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The People's Pharmacy

Updated 4 days ago

Rank #141 in Health & Fitness category

Kids & Family
Alternative Health
Health & Fitness
Medicine
Science
Read more

Empowering you to make wise decisions about your own health, by providing you with essential health information about both medical and alternative treatment options. 921997

Read more

Empowering you to make wise decisions about your own health, by providing you with essential health information about both medical and alternative treatment options. 921997

iTunes Ratings

527 Ratings
Average Ratings
403
61
27
21
15

Outstanding

By SC-Sammy - Aug 22 2019
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Thanks so much Joe & Terry!

People’s Pharmacy

By gtgnnc - Aug 22 2019
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Honest news about drugs. Thanks

iTunes Ratings

527 Ratings
Average Ratings
403
61
27
21
15

Outstanding

By SC-Sammy - Aug 22 2019
Read more
Thanks so much Joe & Terry!

People’s Pharmacy

By gtgnnc - Aug 22 2019
Read more
Honest news about drugs. Thanks
Cover image of The People's Pharmacy

The People's Pharmacy

Updated 4 days ago

Rank #141 in Health & Fitness category

Read more

Empowering you to make wise decisions about your own health, by providing you with essential health information about both medical and alternative treatment options. 921997

Show 1180: How to Eat to Nourish Your Brain

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You know your body needs food to fuel it. You’ve probably thought about whether you should be eating more fat or less, how much protein you might need and if you are getting enough vegetables and fruits. But have you thought about how you should eat to nourish your brain?

Managing Your Mood:

Millions of people take drugs to treat depression or anxiety. Probably few people plan their meals to reduce improve their mood. Researchers now have developed good evidence for a link between diet and mental health. How do our diets affect our mental states, and how could we choose more wisely?

What Should You Eat to Nourish Your Brain?

It is time to change the way we think about food. But even people accustomed to burgers or pizza can find delicious ways to eat that will support brain health. Dr. Drew Ramsey offers a recipe for a nutrient-laden pizza he calls “rocket pie.” Find out why. What makes it so good?

You’ll also find out what foods you should avoid. (Hint: liquid sugar in soft drinks is high on the list.) Which foods are especially good to eat to nourish the brain? People who like seafood are in luck, because clams and mussels are great sources of zinc. And zinc is a key nutrient for brain health. But don’t stop there–20 others are also really helpful.

Drugs That Rob the Brain of Nutrients:

Certain medications, such as the diabetes drug metformin, can deplete the body of critical nutrients like vitamin B12. How does the brain respond to this kind of deficit? If you need to overcome a problem of this sort, what should you eat to nourish your brain best?

This Week’s Guest:

Drew Ramsey, MD, is a leading innovator in mental health, combining clinical excellence, nutritional interventions and creative media. He is an assistant clinical professor of psychiatry at Columbia University College of Physicians and Surgeons and in active clinical practice in New York City.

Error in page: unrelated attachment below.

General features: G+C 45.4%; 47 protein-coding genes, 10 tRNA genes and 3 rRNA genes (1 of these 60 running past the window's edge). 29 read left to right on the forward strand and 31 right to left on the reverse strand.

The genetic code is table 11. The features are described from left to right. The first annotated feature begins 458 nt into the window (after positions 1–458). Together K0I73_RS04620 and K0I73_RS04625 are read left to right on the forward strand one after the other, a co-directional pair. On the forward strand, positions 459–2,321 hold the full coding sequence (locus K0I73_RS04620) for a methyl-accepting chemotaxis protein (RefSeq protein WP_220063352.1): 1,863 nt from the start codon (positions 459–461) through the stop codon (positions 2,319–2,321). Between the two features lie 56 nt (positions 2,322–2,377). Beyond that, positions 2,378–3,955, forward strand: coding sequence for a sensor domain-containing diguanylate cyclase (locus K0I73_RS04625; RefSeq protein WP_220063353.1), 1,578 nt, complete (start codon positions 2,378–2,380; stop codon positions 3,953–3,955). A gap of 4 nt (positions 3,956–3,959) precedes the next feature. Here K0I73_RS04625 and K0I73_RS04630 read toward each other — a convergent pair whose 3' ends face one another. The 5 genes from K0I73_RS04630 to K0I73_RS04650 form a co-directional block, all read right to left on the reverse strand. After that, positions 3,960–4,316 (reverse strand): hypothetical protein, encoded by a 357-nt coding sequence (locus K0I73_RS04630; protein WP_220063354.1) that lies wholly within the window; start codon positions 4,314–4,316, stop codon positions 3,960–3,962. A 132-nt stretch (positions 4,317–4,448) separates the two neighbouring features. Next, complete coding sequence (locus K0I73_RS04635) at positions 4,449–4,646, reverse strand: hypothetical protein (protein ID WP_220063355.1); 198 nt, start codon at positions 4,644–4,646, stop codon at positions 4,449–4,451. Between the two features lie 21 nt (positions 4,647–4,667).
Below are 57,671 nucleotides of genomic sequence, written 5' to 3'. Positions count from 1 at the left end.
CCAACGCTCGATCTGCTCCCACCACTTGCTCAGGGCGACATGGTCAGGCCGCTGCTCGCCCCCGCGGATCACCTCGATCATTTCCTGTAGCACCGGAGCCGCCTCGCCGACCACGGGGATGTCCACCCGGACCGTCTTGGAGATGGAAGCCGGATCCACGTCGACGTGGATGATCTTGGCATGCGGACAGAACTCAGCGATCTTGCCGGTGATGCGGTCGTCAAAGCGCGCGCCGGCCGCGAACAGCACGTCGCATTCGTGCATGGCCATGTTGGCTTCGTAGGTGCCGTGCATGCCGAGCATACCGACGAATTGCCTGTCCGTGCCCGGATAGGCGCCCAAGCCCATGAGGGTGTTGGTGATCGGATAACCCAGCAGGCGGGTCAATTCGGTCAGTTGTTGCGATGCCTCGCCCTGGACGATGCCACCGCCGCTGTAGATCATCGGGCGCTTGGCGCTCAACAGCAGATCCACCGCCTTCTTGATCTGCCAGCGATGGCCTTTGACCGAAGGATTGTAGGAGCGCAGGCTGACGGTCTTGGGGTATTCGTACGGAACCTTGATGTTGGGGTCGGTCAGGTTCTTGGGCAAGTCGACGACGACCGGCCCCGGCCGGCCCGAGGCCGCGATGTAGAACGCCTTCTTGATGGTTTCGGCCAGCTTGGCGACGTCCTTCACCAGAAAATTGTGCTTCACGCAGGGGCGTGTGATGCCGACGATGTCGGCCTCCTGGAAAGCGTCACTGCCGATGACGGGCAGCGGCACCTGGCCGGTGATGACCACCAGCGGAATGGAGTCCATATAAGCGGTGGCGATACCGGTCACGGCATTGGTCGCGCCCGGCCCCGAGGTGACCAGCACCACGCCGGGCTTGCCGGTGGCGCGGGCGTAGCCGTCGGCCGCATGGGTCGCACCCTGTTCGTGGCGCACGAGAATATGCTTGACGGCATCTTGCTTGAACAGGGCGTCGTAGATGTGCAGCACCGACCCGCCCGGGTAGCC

His work and writing has been featured by The New York Times, The Wall Street Journal, The Huffington Post, Lancet Psychiatry, and NPR, which named him a “kale evangelist,” the Today Show, BBC and TEDx.

He is the author of three books: Eat Complete: The 21 Nutrients that Fuel Brain Power, Boost Weight Loss and Transform Your Health, 50 Shades of Kale, and The Happiness Diet. His e-course, Eat To Beat Depression, helps people maximize their brain health with every bite.

He splits his time between New York City and rural Indiana where he lives with his wife, children and parents on his 127-acre organic farm. His website is drewramseymd.com.

The photo of Dr. Ramsey is by Ellen Silverman.

Listen to the Podcast:

The podcast of this program will be available the Monday after the broadcast date. The show can be streamed online from this site and podcasts can be downloaded for free. CDs may be purchased at any time after broadcast for $9.99.

Buy the CD or use the dropdown to download the mp3.

Sep 12 2019
1 hour
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Show 1179: What Should You Do About Digestive Distress?

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Have you ever had horrible heartburn or a really bad bellyache? Most of us have experienced digestive distress at one time or another. When do you need to seek medical attention for your problem?

What Causes Digestive Distress?

When the gastrointestinal tract is working as it should, you chew your food and swallow it. Then it traverses the esophagus and goes into the stomach through a valve (the lower esophageal sphincter). After being agitated and acidified in the stomach, the food proceeds to the small intestine so that nutrients can be absorbed in the course of its 20+ feet. Finally, what has not been digested and absorbed goes on to the large intestine for final processing by gut microbes. What could possibly go wrong? We’ll get the answers step by step from our guest, gastroenterologist Nicholas Shaheen.

When Should You Worry?

Some symptoms are common and should not alarm you. Which ones should get your attention immediately? We’ll find out what could be a problem and why.

We’ll also discuss when and how often you should be screened or “scoped” to detect problems such as Barrett’s esophagus or colon cancer. How does Cologuard compare to colonoscopy? Which symptoms of digestive distress could indicate a problem with the liver or pancreas? When should you suspect appendicitis and go to the emergency department?

Join the Conversation: